1st indigenous case of German measles

The Taiwan Centers for Disease Control (Taiwan CDC) has reported this year’s sixth rubella (German measles) case in a 31-year-old male who resides in northern Taiwan. However, unlike the other five cases, this one was acquired in Taiwan.
According to the case, on November 7, he developed fever, runny nose and rash. On the following day, he sought medical attention. On November 11, rubella infection was confirmed in the case. Currently, the case has been isolated for medical treatment. Since the case had not recently traveled overseas, Taiwan CDC determined the case to be an indigenous case. The possible source of infection is being investigated.

Preventive measures have been put in place to avoid further transmission. More than 200 contacts are being monitored.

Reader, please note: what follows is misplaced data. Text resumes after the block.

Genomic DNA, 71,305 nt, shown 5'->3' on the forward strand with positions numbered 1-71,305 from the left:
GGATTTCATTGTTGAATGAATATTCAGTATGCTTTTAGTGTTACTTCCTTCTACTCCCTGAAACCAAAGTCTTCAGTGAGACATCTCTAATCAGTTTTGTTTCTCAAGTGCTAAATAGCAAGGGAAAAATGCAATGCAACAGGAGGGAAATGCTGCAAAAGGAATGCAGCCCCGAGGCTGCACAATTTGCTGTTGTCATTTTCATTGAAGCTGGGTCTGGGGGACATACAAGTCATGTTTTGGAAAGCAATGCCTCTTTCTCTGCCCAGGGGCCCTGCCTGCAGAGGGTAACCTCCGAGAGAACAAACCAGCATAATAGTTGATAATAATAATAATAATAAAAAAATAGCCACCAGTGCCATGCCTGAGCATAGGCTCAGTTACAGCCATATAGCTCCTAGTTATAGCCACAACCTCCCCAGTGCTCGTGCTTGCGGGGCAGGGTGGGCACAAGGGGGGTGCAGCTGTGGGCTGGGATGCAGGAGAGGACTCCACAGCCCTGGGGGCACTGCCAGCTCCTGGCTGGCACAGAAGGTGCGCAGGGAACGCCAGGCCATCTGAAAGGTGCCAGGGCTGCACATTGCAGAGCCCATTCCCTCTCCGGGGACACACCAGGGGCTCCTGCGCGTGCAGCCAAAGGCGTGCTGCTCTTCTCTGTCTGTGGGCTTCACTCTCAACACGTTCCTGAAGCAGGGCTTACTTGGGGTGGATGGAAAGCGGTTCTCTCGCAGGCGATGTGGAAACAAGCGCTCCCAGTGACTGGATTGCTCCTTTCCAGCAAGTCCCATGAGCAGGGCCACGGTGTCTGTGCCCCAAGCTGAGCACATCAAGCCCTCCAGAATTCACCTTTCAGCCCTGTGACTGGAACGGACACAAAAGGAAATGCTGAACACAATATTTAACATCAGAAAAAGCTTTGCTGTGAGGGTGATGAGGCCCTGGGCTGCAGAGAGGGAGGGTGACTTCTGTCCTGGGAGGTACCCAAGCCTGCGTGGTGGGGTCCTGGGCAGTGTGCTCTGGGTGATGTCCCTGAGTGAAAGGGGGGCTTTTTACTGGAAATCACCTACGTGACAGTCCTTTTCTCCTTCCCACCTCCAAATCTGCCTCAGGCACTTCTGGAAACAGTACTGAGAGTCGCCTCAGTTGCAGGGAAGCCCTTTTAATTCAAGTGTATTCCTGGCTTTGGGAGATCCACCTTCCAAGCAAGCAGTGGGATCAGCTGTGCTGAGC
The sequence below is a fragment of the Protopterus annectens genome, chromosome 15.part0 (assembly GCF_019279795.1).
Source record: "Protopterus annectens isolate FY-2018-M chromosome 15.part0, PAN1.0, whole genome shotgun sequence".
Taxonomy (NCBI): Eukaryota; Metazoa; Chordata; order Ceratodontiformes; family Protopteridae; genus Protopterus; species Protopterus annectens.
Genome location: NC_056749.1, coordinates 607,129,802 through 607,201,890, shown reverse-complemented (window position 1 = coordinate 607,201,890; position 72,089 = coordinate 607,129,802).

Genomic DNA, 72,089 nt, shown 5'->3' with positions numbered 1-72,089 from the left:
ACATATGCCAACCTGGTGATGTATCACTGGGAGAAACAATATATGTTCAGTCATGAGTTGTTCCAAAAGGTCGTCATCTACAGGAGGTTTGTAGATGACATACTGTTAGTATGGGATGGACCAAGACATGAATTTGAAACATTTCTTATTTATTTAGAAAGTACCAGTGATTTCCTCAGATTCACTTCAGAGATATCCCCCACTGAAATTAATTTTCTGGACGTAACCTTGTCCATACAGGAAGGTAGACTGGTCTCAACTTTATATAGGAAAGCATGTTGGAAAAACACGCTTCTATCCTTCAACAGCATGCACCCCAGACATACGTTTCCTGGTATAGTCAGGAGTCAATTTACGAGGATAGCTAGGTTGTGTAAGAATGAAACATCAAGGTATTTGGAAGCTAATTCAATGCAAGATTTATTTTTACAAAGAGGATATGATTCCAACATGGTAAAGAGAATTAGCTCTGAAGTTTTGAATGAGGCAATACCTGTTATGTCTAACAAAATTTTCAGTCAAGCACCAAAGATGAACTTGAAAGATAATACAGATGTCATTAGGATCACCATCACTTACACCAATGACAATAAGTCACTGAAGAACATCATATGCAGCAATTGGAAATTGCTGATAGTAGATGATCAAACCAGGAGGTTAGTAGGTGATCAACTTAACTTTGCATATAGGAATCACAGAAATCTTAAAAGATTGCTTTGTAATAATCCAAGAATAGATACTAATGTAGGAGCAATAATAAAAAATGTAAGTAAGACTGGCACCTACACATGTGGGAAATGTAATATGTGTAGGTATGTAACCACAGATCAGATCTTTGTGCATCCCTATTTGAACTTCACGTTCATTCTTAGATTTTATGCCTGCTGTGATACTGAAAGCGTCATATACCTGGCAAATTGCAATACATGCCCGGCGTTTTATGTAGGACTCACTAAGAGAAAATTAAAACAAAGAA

Besides the current indigenous case, the Taiwan CDC reports two cases who acquired the infection in China, and one each were acquired in the Philippines, Indonesia and Malaysia.

Rubella, or German measles is a disease spread by the coughs and sneezes of infected people. Symptoms include rash and fever for 2 to 3 days. Some people do not feel sick. If a pregnant woman gets rubella virus, her baby could have birth defects such as deafness, cataracts, heart defects, mental disabilities, and organ damage.

Prevention of rubella is through vaccination. In addition to vaccination, they recommend practicing good hygiene (handwashing) and keeping hands out of faces as other measures to protect yourself.

Source @ http://outbreaknewstoday.com/taiwan-reports-1st-indigenous-case-of-german-measles-of-2014/

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